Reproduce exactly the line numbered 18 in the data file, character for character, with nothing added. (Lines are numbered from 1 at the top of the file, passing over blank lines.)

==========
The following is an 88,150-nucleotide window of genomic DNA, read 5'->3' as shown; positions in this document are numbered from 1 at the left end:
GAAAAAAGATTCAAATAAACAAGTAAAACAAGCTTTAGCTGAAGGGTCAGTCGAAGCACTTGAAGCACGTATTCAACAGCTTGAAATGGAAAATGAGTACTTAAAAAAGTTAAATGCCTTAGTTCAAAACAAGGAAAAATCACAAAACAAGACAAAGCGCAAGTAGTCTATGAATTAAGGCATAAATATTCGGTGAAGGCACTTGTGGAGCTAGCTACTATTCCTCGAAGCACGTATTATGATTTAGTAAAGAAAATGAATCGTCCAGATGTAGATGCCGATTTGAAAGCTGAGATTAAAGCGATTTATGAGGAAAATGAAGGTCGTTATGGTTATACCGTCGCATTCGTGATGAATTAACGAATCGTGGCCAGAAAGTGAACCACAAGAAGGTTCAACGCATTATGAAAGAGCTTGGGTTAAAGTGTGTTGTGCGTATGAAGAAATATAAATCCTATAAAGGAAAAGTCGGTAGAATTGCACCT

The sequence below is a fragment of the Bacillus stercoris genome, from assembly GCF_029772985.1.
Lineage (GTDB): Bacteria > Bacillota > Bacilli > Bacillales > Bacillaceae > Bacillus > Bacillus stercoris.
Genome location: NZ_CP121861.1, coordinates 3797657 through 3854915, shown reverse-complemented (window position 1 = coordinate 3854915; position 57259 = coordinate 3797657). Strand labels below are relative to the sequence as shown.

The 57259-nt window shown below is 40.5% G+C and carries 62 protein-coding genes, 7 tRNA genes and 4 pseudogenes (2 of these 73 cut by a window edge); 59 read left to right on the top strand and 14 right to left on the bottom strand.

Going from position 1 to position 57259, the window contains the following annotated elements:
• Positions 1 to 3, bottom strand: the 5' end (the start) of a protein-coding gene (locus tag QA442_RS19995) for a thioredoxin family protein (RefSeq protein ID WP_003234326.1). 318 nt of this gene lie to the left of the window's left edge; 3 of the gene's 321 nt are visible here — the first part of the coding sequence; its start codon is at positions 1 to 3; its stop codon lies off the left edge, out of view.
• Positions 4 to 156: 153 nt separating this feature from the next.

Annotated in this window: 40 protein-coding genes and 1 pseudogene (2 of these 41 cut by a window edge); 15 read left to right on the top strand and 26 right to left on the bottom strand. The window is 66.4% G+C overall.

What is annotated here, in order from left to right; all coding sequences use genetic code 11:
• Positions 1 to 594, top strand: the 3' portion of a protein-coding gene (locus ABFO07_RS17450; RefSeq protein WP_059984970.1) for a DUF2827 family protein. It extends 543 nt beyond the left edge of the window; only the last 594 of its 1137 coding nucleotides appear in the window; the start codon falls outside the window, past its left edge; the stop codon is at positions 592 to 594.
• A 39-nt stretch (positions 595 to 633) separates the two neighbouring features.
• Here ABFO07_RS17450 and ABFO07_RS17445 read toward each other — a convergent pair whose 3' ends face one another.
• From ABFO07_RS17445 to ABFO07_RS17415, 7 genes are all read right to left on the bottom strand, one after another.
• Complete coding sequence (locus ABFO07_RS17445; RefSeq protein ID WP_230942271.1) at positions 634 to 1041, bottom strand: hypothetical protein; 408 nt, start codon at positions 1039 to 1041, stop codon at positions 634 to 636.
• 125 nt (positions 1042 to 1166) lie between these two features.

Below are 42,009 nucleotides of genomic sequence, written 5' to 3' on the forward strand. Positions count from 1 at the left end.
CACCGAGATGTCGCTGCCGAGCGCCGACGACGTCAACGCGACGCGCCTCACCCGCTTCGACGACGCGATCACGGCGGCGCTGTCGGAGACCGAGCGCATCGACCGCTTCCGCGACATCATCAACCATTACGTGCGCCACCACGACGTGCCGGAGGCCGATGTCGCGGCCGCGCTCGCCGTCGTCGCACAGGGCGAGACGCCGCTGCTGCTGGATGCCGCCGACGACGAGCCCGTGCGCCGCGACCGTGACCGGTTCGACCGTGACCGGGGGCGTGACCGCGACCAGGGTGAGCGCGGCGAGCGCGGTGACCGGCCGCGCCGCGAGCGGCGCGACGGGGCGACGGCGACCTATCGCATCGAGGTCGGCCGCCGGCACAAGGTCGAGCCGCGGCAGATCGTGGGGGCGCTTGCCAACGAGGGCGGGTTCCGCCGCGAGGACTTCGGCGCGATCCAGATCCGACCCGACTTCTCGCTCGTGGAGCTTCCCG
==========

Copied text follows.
Below are 42,009 nucleotides of genomic sequence, written 5' to 3' on the forward strand. Positions count from 1 at the left end.